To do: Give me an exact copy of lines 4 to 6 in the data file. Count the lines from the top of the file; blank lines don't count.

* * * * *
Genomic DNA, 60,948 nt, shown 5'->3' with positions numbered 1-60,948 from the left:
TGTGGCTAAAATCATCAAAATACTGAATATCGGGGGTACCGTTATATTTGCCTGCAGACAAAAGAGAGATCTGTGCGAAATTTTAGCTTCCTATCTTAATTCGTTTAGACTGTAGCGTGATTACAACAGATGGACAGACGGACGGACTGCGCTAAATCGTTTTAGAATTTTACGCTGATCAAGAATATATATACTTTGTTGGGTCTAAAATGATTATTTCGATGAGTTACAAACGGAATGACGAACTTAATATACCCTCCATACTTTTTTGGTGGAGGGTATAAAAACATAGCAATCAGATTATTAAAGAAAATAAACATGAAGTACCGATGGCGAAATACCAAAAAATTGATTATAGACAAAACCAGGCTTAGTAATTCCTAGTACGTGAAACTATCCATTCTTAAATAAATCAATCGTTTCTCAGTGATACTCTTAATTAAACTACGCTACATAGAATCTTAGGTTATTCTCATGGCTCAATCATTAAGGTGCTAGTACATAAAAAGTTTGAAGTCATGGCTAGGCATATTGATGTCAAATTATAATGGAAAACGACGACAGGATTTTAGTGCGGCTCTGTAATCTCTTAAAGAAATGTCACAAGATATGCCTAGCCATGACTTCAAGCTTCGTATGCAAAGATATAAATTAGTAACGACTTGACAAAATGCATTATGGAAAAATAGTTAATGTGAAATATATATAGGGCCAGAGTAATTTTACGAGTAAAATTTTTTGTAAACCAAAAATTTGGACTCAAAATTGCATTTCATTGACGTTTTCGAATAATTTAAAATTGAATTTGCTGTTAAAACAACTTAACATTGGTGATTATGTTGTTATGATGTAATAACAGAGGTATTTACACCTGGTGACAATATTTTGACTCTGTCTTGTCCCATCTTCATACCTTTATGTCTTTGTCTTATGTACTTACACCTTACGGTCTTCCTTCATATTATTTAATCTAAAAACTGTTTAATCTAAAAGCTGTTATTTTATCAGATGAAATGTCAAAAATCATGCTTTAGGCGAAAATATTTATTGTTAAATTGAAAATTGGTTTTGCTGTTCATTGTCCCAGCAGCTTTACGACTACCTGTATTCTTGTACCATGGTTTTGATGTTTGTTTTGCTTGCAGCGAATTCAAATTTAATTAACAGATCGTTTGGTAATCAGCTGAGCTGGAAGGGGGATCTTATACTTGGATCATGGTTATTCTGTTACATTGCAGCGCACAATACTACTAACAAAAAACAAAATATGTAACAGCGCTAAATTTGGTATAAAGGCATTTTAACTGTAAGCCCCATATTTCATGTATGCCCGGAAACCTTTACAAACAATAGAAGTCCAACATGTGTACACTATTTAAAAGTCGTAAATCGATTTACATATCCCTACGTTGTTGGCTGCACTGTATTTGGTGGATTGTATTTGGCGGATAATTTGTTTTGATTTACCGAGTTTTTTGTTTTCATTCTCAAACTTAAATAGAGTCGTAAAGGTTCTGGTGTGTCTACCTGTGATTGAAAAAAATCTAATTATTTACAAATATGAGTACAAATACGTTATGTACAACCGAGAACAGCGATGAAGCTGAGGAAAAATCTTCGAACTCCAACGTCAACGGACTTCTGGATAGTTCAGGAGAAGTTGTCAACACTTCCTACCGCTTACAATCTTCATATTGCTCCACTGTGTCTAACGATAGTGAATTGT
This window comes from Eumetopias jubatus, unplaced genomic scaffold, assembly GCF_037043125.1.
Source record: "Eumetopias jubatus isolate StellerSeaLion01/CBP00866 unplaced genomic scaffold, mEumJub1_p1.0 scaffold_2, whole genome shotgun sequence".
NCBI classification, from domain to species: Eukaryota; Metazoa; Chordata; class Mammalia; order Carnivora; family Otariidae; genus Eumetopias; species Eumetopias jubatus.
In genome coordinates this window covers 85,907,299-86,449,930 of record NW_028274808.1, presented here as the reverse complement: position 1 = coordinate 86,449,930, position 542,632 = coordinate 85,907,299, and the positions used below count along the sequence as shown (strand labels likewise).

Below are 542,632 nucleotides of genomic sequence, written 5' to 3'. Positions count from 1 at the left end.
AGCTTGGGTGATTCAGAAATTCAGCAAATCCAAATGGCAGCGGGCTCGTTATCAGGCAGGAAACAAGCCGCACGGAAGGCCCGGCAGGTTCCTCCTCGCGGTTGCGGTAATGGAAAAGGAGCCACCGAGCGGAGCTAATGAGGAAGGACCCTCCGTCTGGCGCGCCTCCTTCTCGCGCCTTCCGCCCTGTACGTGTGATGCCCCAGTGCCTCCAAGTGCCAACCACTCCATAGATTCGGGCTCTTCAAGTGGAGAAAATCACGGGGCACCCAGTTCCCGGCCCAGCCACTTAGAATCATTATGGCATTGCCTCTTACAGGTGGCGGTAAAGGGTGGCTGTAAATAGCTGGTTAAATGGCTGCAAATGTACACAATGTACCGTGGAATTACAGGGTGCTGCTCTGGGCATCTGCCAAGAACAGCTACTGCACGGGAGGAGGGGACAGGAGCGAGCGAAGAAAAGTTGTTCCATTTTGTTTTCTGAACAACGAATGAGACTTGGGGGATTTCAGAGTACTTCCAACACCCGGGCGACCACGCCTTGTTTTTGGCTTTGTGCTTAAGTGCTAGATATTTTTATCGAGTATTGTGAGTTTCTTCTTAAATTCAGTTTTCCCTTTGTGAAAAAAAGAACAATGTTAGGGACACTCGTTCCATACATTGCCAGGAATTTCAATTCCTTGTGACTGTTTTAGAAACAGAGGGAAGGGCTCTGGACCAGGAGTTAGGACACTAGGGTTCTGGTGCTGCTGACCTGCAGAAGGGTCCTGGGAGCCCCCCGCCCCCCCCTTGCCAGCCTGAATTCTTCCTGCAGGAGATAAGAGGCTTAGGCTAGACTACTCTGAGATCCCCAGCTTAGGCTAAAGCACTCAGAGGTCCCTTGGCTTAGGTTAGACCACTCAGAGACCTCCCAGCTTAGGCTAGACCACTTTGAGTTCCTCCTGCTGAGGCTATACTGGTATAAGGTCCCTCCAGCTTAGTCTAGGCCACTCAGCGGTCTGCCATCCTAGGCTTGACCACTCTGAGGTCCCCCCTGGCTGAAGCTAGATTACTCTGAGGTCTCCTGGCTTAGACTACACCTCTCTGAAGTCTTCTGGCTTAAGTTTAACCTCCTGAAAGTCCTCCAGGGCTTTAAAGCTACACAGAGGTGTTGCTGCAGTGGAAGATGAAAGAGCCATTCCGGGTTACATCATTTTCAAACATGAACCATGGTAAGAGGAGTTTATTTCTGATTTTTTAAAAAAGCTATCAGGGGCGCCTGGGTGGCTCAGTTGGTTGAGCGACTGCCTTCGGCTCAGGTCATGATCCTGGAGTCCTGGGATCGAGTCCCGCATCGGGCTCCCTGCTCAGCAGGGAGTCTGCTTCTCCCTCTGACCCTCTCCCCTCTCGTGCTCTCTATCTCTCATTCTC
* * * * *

Source record: "Eumetopias jubatus isolate StellerSeaLion01/CBP00866 unplaced genomic scaffold, mEumJub1_p1.0 scaffold_2, whole genome shotgun sequence".
NCBI classification, from domain to species: Eukaryota; Metazoa; Chordata; class Mammalia; order Carnivora; family Otariidae; genus Eumetopias; species Eumetopias jubatus.
In genome coordinates this window covers 85,907,299-86,449,930 of record NW_028274808.1, presented here as the reverse complement: position 1 = coordinate 86,449,930, position 542,632 = coordinate 85,907,299, and the positions used below count along the sequence as shown (strand labels likewise).